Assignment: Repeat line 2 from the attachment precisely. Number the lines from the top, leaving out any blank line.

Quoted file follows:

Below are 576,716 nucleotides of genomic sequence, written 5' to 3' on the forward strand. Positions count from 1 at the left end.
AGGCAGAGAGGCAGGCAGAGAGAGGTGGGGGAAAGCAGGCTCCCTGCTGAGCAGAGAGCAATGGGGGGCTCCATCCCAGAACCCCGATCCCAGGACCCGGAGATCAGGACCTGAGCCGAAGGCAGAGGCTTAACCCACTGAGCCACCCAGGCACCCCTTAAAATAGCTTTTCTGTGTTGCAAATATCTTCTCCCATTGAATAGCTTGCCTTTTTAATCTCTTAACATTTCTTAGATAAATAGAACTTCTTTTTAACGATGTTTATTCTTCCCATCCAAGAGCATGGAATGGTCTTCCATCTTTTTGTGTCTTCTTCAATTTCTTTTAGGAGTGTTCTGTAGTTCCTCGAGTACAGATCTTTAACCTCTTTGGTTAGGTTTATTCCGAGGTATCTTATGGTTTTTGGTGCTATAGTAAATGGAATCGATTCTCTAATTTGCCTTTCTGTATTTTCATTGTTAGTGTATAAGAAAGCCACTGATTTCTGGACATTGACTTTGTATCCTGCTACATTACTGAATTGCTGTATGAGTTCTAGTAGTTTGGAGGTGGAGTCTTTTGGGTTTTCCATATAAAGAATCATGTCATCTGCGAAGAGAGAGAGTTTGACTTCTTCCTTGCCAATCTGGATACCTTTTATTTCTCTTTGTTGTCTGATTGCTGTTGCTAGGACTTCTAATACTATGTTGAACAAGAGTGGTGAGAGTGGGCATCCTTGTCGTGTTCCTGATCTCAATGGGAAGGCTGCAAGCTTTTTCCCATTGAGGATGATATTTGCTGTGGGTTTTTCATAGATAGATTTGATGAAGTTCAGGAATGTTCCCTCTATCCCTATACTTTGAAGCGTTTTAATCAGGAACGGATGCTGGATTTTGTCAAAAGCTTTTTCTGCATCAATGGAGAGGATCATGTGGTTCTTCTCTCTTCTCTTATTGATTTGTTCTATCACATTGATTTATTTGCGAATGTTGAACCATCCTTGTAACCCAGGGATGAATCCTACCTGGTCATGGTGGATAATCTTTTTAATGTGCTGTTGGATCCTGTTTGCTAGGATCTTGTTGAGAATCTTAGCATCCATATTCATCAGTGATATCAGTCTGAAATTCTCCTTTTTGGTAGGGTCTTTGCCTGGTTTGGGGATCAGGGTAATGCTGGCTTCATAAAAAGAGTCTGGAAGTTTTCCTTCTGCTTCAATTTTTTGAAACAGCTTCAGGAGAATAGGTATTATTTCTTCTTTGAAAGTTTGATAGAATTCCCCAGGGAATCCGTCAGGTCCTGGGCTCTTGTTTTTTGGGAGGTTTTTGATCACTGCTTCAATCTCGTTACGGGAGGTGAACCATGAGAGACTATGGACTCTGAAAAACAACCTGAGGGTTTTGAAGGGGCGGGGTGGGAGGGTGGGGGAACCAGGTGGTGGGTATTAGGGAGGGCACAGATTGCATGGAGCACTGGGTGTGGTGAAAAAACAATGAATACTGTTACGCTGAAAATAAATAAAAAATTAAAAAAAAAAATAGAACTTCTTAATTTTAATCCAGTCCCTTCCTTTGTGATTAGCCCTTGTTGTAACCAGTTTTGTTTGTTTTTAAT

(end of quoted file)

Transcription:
AGGCAGAGAGGCAGGCAGAGAGAGGTGGGGGAAAGCAGGCTCCCTGCTGAGCAGAGAGCAATGGGGGGCTCCATCCCAGAACCCCGATCCCAGGACCCGGAGATCAGGACCTGAGCCGAAGGCAGAGGCTTAACCCACTGAGCCACCCAGGCACCCCTTAAAATAGCTTTTCTGTGTTGCAAATATCTTCTCCCATTGAATAGCTTGCCTTTTTAATCTCTTAACATTTCTTAGATAAATAGAACTTCTTTTTAACGATGTTTATTCTTCCCATCCAAGAGCATGGAATGGTCTTCCATCTTTTTGTGTCTTCTTCAATTTCTTTTAGGAGTGTTCTGTAGTTCCTCGAGTACAGATCTTTAACCTCTTTGGTTAGGTTTATTCCGAGGTATCTTATGGTTTTTGGTGCTATAGTAAATGGAATCGATTCTCTAATTTGCCTTTCTGTATTTTCATTGTTAGTGTATAAGAAAGCCACTGATTTCTGGACATTGACTTTGTATCCTGCTACATTACTGAATTGCTGTATGAGTTCTAGTAGTTTGGAGGTGGAGTCTTTTGGGTTTTCCATATAAAGAATCATGTCATCTGCGAAGAGAGAGAGTTTGACTTCTTCCTTGCCAATCTGGATACCTTTTATTTCTCTTTGTTGTCTGATTGCTGTTGCTAGGACTTCTAATACTATGTTGAACAAGAGTGGTGAGAGTGGGCATCCTTGTCGTGTTCCTGATCTCAATGGGAAGGCTGCAAGCTTTTTCCCATTGAGGATGATATTTGCTGTGGGTTTTTCATAGATAGATTTGATGAAGTTCAGGAATGTTCCCTCTATCCCTATACTTTGAAGCGTTTTAATCAGGAACGGATGCTGGATTTTGTCAAAAGCTTTTTCTGCATCAATGGAGAGGATCATGTGGTTCTTCTCTCTTCTCTTATTGATTTGTTCTATCACATTGATTTATTTGCGAATGTTGAACCATCCTTGTAACCCAGGGATGAATCCTACCTGGTCATGGTGGATAATCTTTTTAATGTGCTGTTGGATCCTGTTTGCTAGGATCTTGTTGAGAATCTTAGCATCCATATTCATCAGTGATATCAGTCTGAAATTCTCCTTTTTGGTAGGGTCTTTGCCTGGTTTGGGGATCAGGGTAATGCTGGCTTCATAAAAAGAGTCTGGAAGTTTTCCTTCTGCTTCAATTTTTTGAAACAGCTTCAGGAGAATAGGTATTATTTCTTCTTTGAAAGTTTGATAGAATTCCCCAGGGAATCCGTCAGGTCCTGGGCTCTTGTTTTTTGGGAGGTTTTTGATCACTGCTTCAATCTCGTTACGGGAGGTGAACCATGAGAGACTATGGACTCTGAAAAACAACCTGAGGGTTTTGAAGGGGCGGGGTGGGAGGGTGGGGGAACCAGGTGGTGGGTATTAGGGAGGGCACAGATTGCATGGAGCACTGGGTGTGGTGAAAAAACAATGAATACTGTTACGCTGAAAATAAATAAAAAATTAAAAAAAAAAATAGAACTTCTTAATTTTAATCCAGTCCCTTCCTTTGTGATTAGCCCTTGTTGTAACCAGTTTTGTTTGTTTTTAAT